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Therapy-related myelodysplastic syndromes in the genomics era

Journal Title: 
Bulletin du Cancer
Primary Author: 
Renneville A
Renneville A, Bernard E, Micol JB
Original Publication Date: 
Friday, June 23, 2023
Bone Marrow Disease(s): 

Therapy-related myelodysplastic syndromes (t-MDS) represent a heterogeneous group of malignancies that arise as a late complication of prior exposure to chemotherapy and/or radiotherapy administered for a primary condition. T-MDS account for approximately 20% of all MDS and are characterized by resistance to current treatment strategies and poor prognosis. Our understanding of t-MDS pathogenesis has considerably improved over the last 5 years with the availability of deep sequencing technologies. T-MDS development is now considered as a multifactorial process resulting from complex interactions between an underlying germline genetic susceptibility, the stepwise acquisition of somatic mutations in hematopoietic stem cells, the clonal selection pressure exerted by cytotoxic therapies, and alterations of the bone marrow microenvironment. The survival of patients with t-MDS is generally poor. This can be explained by both patient-related factors including poor performance status and less tolerance to treatment and disease-related factors, such as the presence of chemoresistant clones, high-risk cytogenetic alterations and molecular features (e.g. high frequency of TP53 mutations). Around 50% of t-MDS patients are classified as high/very high risk based on IPSS-R or IPSS-M scores, versus 30% in de novo MDS. Long-term survival is only achieved in a minority of t-MDS patients who receive allogeneic stem cell transplantation, but the development of novel drugs may open new therapeutic opportunities, especially in unfit patients. Further investigations are needed to improve the identification of patients at higher risk of developing t-MDS and determine whether primary disease treatment can be modified to prevent the occurrence of t-MDS.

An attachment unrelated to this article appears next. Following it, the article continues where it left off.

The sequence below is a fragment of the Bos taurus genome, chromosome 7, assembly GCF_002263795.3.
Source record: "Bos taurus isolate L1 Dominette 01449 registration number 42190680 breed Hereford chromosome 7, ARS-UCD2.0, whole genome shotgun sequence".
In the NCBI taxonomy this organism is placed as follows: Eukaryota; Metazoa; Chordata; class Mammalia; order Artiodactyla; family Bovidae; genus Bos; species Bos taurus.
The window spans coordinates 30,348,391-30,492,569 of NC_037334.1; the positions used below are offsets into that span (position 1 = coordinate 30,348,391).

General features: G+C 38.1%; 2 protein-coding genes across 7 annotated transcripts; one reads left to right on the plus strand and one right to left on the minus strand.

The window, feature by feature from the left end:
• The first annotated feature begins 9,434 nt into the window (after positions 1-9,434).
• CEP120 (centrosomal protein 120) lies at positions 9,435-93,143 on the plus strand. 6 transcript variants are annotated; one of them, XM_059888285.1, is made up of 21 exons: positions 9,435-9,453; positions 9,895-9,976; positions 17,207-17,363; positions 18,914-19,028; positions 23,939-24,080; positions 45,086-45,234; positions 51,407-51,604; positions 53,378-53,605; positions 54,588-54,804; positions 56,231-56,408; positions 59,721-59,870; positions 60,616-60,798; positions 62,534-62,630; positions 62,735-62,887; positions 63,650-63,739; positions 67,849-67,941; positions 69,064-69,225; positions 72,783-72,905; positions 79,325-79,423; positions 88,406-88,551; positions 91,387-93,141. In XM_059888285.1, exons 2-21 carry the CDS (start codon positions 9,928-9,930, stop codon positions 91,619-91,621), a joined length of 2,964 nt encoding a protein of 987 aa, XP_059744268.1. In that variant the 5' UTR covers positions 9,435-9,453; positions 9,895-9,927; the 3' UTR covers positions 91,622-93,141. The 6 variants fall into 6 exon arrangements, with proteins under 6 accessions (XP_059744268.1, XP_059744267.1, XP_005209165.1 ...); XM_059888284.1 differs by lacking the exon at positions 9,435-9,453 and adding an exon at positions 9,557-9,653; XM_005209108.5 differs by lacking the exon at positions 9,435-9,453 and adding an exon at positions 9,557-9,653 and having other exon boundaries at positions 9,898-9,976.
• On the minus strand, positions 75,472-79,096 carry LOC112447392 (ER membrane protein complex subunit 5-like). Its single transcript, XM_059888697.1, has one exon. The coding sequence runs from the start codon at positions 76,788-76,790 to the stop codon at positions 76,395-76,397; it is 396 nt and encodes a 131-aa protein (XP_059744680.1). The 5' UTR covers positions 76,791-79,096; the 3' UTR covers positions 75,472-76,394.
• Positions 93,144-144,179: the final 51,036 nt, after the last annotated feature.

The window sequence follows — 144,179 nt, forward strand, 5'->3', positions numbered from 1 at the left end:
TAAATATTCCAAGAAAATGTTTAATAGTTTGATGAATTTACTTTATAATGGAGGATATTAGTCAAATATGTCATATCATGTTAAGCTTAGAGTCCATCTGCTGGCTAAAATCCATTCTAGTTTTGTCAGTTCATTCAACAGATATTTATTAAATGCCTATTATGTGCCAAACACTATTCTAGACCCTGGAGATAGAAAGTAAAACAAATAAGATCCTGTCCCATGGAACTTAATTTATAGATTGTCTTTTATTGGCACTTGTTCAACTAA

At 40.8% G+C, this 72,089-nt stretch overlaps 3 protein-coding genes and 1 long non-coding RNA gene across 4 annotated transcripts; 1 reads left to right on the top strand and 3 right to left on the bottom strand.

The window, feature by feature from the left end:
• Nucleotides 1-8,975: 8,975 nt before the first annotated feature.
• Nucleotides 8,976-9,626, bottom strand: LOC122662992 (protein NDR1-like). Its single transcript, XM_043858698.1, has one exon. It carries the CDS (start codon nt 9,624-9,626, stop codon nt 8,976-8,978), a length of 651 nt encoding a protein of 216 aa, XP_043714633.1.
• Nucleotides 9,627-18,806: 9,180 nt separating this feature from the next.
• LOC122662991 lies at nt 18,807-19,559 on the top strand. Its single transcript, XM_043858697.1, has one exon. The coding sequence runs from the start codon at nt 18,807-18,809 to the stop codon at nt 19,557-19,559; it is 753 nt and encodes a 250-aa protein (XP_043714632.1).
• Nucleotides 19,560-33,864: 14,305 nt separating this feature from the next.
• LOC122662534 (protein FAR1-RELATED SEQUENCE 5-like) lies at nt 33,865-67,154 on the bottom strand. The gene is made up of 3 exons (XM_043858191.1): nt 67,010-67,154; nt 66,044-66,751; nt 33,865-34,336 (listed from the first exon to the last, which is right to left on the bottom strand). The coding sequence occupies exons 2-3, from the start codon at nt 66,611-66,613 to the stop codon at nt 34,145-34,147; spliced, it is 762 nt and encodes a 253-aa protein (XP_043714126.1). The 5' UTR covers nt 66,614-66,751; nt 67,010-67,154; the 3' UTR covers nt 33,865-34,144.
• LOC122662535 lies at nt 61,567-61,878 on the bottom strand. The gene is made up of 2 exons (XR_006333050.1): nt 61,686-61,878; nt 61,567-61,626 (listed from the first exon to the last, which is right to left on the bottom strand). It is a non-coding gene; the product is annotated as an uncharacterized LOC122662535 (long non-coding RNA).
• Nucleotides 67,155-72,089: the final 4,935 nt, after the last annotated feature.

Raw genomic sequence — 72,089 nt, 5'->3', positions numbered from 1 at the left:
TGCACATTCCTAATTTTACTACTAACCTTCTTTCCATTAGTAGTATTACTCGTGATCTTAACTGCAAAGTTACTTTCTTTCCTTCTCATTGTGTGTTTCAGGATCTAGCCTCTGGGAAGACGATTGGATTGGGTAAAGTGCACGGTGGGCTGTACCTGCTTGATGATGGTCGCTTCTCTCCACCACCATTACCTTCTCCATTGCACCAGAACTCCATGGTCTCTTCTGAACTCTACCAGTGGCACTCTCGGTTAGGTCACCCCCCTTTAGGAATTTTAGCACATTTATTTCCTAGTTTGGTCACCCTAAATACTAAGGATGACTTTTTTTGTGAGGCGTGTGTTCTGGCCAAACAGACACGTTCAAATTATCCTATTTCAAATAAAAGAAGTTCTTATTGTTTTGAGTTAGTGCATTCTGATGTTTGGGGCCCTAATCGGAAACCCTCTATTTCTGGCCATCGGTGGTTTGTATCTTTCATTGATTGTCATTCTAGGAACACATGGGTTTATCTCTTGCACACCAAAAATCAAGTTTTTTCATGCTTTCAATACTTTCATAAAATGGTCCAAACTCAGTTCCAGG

Keywords: Clonal hematopoiesis; Post-cytotoxic myeloid neoplasms; TP53; Therapy-related myelodysplastic syndromes; Therapy-related myeloid neoplasms.